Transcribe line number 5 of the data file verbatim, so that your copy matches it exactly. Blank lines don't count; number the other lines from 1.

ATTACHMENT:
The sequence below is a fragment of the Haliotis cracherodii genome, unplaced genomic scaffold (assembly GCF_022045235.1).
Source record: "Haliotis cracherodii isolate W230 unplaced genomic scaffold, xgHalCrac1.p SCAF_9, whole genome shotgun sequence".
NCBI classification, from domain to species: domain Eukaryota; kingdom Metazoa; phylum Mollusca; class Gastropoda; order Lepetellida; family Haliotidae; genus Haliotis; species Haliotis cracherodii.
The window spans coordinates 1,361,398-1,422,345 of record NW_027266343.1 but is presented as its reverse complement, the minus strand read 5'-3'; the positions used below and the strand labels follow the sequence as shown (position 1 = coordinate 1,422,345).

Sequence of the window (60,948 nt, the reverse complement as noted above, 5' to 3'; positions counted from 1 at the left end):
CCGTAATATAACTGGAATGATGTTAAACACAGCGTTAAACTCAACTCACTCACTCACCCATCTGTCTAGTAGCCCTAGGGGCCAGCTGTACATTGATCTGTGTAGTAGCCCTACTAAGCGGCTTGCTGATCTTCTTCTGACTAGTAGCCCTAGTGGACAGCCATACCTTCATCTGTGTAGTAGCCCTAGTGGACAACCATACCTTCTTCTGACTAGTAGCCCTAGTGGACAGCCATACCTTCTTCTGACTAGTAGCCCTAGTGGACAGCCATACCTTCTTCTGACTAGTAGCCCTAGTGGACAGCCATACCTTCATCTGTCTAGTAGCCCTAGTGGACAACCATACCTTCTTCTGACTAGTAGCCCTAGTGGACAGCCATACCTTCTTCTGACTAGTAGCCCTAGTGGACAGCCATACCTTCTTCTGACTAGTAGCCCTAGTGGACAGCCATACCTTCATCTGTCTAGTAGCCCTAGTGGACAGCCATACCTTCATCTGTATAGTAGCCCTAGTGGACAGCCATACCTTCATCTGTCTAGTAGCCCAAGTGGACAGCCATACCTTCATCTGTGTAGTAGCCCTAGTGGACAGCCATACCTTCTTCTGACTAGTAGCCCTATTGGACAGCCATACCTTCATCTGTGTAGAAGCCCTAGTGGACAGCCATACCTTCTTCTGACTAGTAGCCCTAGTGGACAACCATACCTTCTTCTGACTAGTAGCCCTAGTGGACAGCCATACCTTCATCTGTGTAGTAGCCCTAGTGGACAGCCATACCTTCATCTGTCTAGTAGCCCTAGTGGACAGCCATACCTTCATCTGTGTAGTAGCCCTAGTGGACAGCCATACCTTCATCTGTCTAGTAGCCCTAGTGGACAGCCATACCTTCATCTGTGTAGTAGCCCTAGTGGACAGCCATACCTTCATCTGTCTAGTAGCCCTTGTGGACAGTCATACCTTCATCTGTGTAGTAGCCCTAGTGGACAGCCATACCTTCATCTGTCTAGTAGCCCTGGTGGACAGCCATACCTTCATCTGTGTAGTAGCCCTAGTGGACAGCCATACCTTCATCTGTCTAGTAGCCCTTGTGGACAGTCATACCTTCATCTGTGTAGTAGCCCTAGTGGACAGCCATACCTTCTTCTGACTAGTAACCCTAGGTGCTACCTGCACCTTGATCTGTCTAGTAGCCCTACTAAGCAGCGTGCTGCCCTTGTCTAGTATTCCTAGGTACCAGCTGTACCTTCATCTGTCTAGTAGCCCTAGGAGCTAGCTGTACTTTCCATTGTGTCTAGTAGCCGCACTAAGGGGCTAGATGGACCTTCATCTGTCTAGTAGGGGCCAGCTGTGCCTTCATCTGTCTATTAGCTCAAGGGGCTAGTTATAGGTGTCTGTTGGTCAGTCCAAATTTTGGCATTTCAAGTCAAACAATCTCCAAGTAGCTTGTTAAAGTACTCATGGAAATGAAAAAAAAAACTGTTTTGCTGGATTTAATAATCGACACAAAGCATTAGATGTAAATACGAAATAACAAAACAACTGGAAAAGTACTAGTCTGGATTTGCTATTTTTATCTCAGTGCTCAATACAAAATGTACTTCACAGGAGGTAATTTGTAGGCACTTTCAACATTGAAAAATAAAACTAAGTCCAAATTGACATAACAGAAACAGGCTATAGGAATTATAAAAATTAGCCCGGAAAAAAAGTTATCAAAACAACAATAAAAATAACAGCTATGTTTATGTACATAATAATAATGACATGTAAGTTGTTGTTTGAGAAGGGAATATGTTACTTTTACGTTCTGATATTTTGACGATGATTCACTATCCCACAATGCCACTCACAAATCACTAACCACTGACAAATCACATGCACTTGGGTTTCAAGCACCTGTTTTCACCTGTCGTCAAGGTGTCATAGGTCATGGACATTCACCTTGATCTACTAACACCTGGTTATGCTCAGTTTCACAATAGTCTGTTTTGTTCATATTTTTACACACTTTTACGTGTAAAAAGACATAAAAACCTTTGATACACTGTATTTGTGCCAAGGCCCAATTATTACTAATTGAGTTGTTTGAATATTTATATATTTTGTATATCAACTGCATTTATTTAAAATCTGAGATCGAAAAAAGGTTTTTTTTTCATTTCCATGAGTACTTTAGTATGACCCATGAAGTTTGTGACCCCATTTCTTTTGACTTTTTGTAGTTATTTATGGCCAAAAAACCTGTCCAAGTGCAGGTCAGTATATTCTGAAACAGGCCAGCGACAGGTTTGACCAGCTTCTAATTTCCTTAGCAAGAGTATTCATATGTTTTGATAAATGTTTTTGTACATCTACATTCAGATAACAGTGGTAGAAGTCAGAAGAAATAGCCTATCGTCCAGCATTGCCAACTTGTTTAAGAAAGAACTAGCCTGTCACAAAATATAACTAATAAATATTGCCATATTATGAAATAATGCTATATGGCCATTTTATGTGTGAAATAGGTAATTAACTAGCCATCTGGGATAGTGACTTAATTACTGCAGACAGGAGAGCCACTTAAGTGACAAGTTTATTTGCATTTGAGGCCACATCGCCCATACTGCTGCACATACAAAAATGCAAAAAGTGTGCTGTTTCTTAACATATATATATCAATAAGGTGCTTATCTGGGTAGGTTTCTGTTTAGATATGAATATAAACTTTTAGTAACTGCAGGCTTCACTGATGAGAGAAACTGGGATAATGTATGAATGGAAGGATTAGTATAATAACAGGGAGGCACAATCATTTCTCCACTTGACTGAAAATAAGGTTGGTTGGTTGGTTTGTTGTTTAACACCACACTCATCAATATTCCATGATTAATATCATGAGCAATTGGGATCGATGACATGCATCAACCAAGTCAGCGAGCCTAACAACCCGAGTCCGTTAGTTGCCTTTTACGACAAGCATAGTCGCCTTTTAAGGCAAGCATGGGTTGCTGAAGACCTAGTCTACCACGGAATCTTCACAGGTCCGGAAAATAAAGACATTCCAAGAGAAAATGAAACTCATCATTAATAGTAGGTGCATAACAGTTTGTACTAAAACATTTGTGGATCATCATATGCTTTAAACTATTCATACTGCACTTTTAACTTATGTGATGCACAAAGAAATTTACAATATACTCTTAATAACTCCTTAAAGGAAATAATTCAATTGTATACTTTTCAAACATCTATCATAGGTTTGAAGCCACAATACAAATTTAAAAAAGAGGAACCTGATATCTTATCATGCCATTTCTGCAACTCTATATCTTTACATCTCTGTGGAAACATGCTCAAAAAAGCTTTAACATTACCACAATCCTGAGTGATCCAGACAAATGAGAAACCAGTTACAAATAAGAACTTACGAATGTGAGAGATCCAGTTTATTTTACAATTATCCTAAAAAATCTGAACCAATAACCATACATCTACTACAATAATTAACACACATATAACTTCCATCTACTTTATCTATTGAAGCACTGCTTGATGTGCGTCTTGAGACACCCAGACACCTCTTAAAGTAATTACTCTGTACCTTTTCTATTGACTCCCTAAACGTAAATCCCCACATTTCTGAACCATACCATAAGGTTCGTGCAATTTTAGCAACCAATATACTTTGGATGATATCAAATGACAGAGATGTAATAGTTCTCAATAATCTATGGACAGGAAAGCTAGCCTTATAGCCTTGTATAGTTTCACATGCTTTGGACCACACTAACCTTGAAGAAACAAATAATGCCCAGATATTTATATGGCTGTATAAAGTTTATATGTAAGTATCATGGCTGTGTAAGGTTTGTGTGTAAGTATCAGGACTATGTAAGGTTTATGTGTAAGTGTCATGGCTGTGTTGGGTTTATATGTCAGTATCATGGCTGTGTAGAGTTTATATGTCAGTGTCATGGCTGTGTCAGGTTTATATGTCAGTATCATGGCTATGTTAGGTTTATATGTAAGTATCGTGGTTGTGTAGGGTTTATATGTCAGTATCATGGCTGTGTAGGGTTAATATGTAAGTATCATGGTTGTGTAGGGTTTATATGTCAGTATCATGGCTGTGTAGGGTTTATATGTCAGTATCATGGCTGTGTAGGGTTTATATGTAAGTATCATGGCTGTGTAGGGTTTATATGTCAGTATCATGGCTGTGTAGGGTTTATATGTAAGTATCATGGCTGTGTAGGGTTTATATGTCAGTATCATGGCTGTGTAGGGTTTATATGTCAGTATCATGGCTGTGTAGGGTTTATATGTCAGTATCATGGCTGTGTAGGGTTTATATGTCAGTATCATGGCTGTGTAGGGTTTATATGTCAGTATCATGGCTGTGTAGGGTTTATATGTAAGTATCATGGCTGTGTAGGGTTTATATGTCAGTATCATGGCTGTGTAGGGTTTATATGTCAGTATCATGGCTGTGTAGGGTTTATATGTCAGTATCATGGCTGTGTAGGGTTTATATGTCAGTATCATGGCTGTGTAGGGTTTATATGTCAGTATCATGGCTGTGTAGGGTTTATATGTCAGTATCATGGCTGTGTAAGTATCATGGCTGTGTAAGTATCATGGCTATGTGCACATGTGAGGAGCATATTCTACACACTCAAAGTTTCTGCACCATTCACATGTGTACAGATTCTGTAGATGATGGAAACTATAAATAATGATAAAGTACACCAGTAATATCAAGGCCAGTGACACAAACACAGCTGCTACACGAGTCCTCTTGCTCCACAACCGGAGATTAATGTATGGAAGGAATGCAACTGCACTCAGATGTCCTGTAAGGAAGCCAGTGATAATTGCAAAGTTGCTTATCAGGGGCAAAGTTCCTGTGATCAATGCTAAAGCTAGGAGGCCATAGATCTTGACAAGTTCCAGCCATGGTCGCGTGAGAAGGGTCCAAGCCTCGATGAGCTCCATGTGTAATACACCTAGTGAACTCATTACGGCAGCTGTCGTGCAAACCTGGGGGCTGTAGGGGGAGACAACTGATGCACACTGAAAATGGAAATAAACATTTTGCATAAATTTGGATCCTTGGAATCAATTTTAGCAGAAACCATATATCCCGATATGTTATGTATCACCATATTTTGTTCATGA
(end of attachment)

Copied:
Sequence of the window (60,948 nt, the reverse complement as noted above, 5' to 3'; positions counted from 1 at the left end):